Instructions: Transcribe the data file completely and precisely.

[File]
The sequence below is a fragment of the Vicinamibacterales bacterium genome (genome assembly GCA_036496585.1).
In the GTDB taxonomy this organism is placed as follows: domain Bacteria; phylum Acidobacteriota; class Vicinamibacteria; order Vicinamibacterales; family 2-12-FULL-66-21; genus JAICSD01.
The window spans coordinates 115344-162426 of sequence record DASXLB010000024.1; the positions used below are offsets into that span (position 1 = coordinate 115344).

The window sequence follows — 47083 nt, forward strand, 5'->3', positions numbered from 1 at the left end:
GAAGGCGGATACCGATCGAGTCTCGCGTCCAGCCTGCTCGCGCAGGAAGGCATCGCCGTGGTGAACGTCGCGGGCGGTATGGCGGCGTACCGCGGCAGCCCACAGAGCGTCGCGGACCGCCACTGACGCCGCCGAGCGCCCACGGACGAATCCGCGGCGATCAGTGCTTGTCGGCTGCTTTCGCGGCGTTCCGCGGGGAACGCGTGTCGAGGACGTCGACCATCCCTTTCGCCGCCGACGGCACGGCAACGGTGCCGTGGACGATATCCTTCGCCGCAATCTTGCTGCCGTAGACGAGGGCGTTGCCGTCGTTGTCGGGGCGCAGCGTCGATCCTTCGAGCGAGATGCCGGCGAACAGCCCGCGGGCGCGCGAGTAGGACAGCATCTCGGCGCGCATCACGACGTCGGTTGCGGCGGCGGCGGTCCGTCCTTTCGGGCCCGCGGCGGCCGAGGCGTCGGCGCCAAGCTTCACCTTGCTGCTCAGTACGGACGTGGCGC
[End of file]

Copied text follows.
The sequence below is a fragment of the Vicinamibacterales bacterium genome (genome assembly GCA_036496585.1).
In the GTDB taxonomy this organism is placed as follows: domain Bacteria; phylum Acidobacteriota; class Vicinamibacteria; order Vicinamibacterales; family 2-12-FULL-66-21; genus JAICSD01.
The window spans coordinates 115344-162426 of sequence record DASXLB010000024.1; the positions used below are offsets into that span (position 1 = coordinate 115344).

The window sequence follows — 47083 nt, forward strand, 5'->3', positions numbered from 1 at the left end:
GAAGGCGGATACCGATCGAGTCTCGCGTCCAGCCTGCTCGCGCAGGAAGGCATCGCCGTGGTGAACGTCGCGGGCGGTATGGCGGCGTACCGCGGCAGCCCACAGAGCGTCGCGGACCGCCACTGACGCCGCCGAGCGCCCACGGACGAATCCGCGGCGATCAGTGCTTGTCGGCTGCTTTCGCGGCGTTCCGCGGGGAACGCGTGTCGAGGACGTCGACCATCCCTTTCGCCGCCGACGGCACGGCAACGGTGCCGTGGACGATATCCTTCGCCGCAATCTTGCTGCCGTAGACGAGGGCGTTGCCGTCGTTGTCGGGGCGCAGCGTCGATCCTTCGAGCGAGATGCCGGCGAACAGCCCGCGGGCGCGCGAGTAGGACAGCATCTCGGCGCGCATCACGACGTCGGTTGCGGCGGCGGCGGTCCGTCCTTTCGGGCCCGCGGCGGCCGAGGCGTCGGCGCCAAGCTTCACCTTGCTGCTCAGTACGGACGTGGCGC